Madhya Pradesh might have topped the country in infant mortality rate as per a latest government survey, but it is making progress to rid itself of the dubious distinction, according to a health expert.
“There was a reduction of 30% in the IMR rate in the state between the year 2009-2014 as against nationwide fall of 25% during the same period,” pointed out Dr Gagan Gupta, a health specialist with the UNICEF.
With 52 deaths of children less than one year of age per 1,000 live births, the state has the highest IMR rate in the country, according to the 2014 sample registration system (SRS) baseline survey released earlier this year by the registrar general of India.
Dr Gupta, who is in the city to take part in the ongoing 36th annual neo-natal conference, spoke at length on the way ahead for neo-natal care both in the country as well as the state.
He said though Madhya Pradesh showed remarkable progress in checking IMR rate, the state still needs to take several collective measures to improve its situation.
Dr Gupta also pointed out the basic flaws that afflict the entire neo-natal care in the country. “India is the only country where mortality rate of females is higher than males. Generally, it is the opposite. This is because girl child is not given the proper care which she should ideally be given,” he said.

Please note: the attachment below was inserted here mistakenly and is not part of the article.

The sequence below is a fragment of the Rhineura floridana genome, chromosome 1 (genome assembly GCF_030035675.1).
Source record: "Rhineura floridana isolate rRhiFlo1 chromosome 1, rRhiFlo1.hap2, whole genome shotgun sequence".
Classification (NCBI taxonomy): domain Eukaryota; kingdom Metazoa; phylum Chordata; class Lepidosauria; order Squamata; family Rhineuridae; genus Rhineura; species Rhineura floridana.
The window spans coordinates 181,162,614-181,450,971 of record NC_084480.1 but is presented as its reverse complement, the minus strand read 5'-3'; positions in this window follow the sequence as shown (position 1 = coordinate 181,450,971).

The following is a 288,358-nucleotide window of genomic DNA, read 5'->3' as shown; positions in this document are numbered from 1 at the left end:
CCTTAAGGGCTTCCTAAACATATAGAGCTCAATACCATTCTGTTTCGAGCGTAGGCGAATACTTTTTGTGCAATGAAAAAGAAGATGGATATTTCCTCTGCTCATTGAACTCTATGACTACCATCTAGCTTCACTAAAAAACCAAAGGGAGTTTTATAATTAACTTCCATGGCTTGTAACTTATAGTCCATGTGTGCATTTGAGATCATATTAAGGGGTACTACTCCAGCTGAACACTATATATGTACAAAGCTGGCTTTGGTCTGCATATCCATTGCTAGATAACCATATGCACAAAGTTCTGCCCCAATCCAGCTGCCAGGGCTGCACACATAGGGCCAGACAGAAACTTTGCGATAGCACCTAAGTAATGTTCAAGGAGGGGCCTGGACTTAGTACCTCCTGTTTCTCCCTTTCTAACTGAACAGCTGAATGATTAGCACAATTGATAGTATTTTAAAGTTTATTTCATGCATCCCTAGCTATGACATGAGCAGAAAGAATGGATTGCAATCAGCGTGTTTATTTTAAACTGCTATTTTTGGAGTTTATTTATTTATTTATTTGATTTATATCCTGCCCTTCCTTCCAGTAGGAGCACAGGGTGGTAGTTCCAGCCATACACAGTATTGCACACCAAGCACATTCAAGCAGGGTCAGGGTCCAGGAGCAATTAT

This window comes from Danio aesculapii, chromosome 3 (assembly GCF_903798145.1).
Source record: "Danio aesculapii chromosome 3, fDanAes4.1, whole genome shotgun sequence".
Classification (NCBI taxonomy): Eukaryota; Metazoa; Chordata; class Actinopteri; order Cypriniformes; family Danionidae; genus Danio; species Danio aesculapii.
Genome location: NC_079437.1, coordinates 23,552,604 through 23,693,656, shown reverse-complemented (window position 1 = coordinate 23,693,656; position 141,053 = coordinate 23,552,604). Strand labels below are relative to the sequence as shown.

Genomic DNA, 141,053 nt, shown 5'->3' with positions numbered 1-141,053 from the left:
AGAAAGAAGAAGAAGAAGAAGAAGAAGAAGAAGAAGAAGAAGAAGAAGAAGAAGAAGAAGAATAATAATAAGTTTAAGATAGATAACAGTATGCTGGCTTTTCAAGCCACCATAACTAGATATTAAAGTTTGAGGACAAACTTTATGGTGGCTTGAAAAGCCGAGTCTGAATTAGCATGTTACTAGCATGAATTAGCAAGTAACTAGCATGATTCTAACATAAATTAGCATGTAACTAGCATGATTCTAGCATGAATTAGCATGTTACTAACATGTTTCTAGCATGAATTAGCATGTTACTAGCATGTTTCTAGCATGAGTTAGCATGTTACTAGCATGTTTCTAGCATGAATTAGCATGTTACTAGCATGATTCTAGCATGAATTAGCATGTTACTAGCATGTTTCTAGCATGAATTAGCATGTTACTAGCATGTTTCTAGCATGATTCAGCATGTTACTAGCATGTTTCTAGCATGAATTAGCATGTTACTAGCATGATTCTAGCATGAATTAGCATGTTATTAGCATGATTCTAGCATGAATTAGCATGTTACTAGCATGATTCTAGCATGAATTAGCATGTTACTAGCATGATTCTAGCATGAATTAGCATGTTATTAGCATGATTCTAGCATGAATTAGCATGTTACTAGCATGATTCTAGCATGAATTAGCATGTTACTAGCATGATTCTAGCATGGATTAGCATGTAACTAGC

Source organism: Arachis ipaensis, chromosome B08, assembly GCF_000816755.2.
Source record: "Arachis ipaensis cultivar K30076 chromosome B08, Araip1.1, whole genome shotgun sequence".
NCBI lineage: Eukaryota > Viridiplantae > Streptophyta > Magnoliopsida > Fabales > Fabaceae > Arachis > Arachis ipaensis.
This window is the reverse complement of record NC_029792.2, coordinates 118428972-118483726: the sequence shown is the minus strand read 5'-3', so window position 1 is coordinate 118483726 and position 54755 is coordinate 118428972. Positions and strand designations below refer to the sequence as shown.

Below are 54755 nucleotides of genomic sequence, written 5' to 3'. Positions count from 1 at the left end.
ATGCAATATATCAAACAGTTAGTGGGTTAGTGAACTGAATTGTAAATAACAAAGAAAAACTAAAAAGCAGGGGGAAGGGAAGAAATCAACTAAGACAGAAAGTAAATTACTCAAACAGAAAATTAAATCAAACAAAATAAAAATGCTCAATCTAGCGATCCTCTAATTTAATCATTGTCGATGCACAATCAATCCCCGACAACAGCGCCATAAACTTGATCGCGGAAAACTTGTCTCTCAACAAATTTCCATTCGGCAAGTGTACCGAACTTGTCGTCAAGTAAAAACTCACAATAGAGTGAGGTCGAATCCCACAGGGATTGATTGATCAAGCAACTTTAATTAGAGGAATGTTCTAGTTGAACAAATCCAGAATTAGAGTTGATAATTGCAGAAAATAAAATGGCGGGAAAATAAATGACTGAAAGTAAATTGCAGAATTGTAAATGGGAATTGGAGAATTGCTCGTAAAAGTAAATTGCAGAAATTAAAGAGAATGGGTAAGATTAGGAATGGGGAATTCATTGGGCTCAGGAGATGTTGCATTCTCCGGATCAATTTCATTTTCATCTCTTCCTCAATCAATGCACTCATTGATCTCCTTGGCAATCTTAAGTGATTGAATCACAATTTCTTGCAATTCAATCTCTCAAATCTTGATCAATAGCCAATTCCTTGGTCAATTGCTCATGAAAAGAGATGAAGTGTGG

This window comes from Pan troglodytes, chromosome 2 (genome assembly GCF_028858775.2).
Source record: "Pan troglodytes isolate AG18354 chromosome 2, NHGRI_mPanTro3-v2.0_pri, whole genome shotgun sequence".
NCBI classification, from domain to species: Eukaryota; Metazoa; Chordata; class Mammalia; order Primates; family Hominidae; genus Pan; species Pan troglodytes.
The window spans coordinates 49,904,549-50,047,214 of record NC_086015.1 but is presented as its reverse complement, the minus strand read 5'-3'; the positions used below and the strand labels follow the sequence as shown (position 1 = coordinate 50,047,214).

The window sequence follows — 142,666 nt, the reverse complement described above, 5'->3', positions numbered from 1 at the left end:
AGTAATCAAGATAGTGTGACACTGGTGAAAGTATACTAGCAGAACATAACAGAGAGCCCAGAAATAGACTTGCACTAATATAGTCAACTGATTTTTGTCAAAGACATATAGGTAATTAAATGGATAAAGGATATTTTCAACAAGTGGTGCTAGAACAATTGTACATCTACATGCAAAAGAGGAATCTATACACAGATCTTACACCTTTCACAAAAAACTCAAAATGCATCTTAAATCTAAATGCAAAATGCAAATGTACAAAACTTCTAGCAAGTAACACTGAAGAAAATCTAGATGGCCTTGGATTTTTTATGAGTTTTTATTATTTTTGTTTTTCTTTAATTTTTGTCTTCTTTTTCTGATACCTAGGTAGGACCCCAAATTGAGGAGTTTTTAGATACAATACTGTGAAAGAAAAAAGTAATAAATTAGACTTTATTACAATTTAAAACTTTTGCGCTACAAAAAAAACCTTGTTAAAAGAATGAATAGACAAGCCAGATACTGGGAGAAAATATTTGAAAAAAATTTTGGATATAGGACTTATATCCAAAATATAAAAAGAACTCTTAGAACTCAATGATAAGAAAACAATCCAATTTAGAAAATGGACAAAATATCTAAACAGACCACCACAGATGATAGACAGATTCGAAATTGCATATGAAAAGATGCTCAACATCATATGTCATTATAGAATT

Citing figures for the state Dr Gupta added that the percentage of mortality of female newborn is 17% higher than males.
The Unicef and the National Neo-natal Forum also declared 2017 as the year of female newborn to ensure that the focus of health care shifts towards them.
The emphasis will be on admitting the newborns to the SNCU so that they receive adequate care.
Dr KK Diwakar, a neonatologist from Kerala, said early initiation to breastfeeding is the key to reducing the mortality rate among newborn and infants.
Over 300 delegates, health experts, pediatricians and neo-natal care experts are attending the conference which will conclude on Sunday.
UNICEF MEASURES TO CHECK IMR
Care of the female newborn: From introducing her to the SNCU in case of a critical condition to ensuring that a follow up of her health condition is done at community based centres
Breastfeeding: It can reportedly avert 22% of neo-natal deaths.
Quality care: All the facilities being provided to the newborn should be in such a condition that issues like Asphyxia, which is the most common condition resulting in the death of a newborn, can be checked.
Special care for babies born too soon or too small: Premature and under-weight babies have a very high mortality rate. Therefore, special care needs to be given to them.
Follow up with the community: One million babies in the country and one lakh in the state walk out of the SNCU, but how many are able to make it to their fifth birthday is something the health department needs to look into.